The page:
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Responding to the reciprocity concerns raised by the joint AICPA/NASBA committee on regulatory structure, the National Association of State Boards of Accountancy launched an initiative to help make the CPA license more transportable across state lines. NASBA's leaders urged the more than 250 attendees at the association's 89th annual meeting to look at the credentials of CPAs seeking reciprocal licenses with an eye to substantial equivalence. Even when there may be significant differences between states' requirements, if an individual licensee meets the requirements set out in the Uniform Accountancy Act (UAA), he or she should find it relatively easy to obtain a reciprocal license under a new rule being proposed for adoption by the state boards.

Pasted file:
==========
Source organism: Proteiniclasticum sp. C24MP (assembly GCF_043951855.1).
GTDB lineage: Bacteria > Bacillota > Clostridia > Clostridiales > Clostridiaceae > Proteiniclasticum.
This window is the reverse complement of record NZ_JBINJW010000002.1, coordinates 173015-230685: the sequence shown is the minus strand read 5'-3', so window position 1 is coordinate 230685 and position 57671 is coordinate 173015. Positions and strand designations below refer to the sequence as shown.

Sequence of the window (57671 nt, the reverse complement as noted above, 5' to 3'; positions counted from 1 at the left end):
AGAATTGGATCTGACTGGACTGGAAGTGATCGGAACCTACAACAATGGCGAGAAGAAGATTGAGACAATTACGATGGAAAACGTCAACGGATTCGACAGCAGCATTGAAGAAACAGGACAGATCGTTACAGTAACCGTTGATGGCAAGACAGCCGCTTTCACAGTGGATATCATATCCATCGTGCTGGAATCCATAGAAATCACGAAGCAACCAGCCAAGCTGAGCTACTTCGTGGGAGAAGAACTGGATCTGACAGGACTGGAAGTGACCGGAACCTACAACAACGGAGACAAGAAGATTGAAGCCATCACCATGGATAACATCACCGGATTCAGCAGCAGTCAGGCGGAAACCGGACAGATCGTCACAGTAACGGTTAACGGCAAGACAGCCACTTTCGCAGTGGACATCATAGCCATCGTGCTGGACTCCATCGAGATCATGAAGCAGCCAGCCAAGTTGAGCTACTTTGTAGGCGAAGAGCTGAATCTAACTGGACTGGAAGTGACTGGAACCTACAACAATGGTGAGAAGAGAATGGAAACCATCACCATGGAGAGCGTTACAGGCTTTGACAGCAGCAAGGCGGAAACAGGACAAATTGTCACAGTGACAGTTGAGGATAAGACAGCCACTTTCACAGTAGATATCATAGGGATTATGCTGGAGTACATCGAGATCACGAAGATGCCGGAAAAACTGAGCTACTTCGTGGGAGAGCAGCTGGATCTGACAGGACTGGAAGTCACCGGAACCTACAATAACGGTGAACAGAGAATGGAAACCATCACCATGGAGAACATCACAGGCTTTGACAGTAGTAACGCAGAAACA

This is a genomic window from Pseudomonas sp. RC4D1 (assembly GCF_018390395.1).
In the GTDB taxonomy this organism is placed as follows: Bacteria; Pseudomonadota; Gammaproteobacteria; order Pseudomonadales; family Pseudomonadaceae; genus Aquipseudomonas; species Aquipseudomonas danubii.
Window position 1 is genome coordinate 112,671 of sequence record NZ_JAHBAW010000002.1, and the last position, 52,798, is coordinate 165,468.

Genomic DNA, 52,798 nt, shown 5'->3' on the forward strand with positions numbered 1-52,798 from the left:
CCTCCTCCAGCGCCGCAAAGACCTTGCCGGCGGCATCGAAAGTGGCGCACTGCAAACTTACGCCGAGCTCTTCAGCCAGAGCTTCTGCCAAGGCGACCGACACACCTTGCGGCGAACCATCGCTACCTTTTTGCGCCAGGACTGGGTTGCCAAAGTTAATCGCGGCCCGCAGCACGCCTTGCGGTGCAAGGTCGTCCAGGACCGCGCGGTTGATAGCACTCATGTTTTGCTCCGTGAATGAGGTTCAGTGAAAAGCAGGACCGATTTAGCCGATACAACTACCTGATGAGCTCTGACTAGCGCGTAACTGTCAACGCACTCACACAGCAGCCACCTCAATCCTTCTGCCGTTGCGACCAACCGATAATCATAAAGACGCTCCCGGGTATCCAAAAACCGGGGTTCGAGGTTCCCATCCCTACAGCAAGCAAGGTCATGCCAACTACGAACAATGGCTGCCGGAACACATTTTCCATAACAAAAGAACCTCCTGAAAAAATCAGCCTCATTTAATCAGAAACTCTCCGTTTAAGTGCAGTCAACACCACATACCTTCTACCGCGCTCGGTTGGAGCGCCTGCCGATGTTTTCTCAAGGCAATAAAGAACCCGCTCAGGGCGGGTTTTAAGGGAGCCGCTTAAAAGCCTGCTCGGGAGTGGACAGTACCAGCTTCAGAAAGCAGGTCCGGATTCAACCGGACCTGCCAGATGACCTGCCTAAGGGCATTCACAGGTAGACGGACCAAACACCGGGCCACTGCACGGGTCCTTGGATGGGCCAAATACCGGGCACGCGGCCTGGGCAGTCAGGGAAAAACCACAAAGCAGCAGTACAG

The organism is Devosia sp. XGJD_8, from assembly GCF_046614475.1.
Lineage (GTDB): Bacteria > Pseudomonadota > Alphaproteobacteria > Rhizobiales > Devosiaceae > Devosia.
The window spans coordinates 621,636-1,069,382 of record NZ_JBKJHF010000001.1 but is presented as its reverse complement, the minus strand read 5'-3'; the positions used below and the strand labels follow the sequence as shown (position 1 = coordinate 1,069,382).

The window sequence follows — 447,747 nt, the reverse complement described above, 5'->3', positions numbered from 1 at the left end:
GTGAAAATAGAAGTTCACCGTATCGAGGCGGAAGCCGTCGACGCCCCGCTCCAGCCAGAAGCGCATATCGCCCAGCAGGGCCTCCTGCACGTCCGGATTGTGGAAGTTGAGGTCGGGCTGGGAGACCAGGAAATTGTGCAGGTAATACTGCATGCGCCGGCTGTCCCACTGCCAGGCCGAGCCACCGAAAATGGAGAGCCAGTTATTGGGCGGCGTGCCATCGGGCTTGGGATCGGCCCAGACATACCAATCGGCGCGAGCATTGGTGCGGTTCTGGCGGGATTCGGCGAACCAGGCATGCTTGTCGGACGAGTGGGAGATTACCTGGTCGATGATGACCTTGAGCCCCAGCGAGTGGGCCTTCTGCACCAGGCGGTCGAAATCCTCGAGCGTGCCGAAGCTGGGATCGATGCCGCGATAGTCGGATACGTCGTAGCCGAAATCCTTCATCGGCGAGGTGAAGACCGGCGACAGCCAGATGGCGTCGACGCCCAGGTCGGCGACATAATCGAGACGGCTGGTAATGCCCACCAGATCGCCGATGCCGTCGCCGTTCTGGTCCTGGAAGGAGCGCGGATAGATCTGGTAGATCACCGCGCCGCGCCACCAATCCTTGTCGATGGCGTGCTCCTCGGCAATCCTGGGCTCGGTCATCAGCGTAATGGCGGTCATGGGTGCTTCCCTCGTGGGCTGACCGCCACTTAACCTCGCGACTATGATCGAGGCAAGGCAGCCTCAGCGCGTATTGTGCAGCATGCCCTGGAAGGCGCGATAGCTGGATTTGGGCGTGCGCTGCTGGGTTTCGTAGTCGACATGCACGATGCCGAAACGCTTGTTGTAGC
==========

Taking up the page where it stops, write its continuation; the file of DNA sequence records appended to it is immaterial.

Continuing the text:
The state boards were asked to adopt the following rule, which had been approved in principle by the NASBA board of directors: "For purposes of reciprocity, an applicant having a valid unrevoked license to practice as a certified public accountant from any jurisdiction and who has obtained from NASBA verification of compliance with the Uniform Accountancy Act's CPA registration requirements shall be presumed to have qualifications substantially equivalent to this state's."
NASBA UAA committee chairman Gerald Burns encouraged meeting attendees to win support for the concept from their state boards, check with their legal counsel to see how it could be implemented and then adopt the rule. Members of his committee will meet with individual state boards to discuss how the rule can be put into practice. Burns explained the idea was to develop a "seamless approach" to reciprocity--to allow the …